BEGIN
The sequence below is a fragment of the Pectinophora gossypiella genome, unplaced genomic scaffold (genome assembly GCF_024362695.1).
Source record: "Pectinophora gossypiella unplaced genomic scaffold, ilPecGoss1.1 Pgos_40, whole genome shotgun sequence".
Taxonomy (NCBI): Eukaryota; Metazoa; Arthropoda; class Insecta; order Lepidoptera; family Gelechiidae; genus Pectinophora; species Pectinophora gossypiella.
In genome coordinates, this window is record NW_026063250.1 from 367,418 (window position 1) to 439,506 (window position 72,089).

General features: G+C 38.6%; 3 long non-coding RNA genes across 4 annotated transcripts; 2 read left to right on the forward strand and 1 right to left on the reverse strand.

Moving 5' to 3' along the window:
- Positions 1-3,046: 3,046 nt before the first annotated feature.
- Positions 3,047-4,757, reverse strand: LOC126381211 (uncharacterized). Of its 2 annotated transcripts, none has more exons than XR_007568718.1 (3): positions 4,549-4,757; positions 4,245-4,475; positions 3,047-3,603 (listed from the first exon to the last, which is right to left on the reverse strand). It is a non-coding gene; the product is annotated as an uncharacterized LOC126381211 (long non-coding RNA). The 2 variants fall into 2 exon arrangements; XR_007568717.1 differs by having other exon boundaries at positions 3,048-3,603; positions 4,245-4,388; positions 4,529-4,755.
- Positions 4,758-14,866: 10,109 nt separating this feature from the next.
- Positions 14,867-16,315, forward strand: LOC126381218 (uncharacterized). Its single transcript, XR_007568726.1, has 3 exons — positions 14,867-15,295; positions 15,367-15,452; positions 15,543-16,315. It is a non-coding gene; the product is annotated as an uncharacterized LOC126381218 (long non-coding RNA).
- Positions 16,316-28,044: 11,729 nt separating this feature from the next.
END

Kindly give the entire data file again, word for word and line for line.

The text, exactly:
The sequence below is a fragment of the Pectinophora gossypiella genome, unplaced genomic scaffold (genome assembly GCF_024362695.1).
Source record: "Pectinophora gossypiella unplaced genomic scaffold, ilPecGoss1.1 Pgos_40, whole genome shotgun sequence".
Taxonomy (NCBI): Eukaryota; Metazoa; Arthropoda; class Insecta; order Lepidoptera; family Gelechiidae; genus Pectinophora; species Pectinophora gossypiella.
In genome coordinates, this window is record NW_026063250.1 from 367,418 (window position 1) to 439,506 (window position 72,089).

General features: G+C 38.6%; 3 long non-coding RNA genes across 4 annotated transcripts; 2 read left to right on the forward strand and 1 right to left on the reverse strand.

Moving 5' to 3' along the window:
- Positions 1-3,046: 3,046 nt before the first annotated feature.
- Positions 3,047-4,757, reverse strand: LOC126381211 (uncharacterized). Of its 2 annotated transcripts, none has more exons than XR_007568718.1 (3): positions 4,549-4,757; positions 4,245-4,475; positions 3,047-3,603 (listed from the first exon to the last, which is right to left on the reverse strand). It is a non-coding gene; the product is annotated as an uncharacterized LOC126381211 (long non-coding RNA). The 2 variants fall into 2 exon arrangements; XR_007568717.1 differs by having other exon boundaries at positions 3,048-3,603; positions 4,245-4,388; positions 4,529-4,755.
- Positions 4,758-14,866: 10,109 nt separating this feature from the next.
- Positions 14,867-16,315, forward strand: LOC126381218 (uncharacterized). Its single transcript, XR_007568726.1, has 3 exons — positions 14,867-15,295; positions 15,367-15,452; positions 15,543-16,315. It is a non-coding gene; the product is annotated as an uncharacterized LOC126381218 (long non-coding RNA).
- Positions 16,316-28,044: 11,729 nt separating this feature from the next.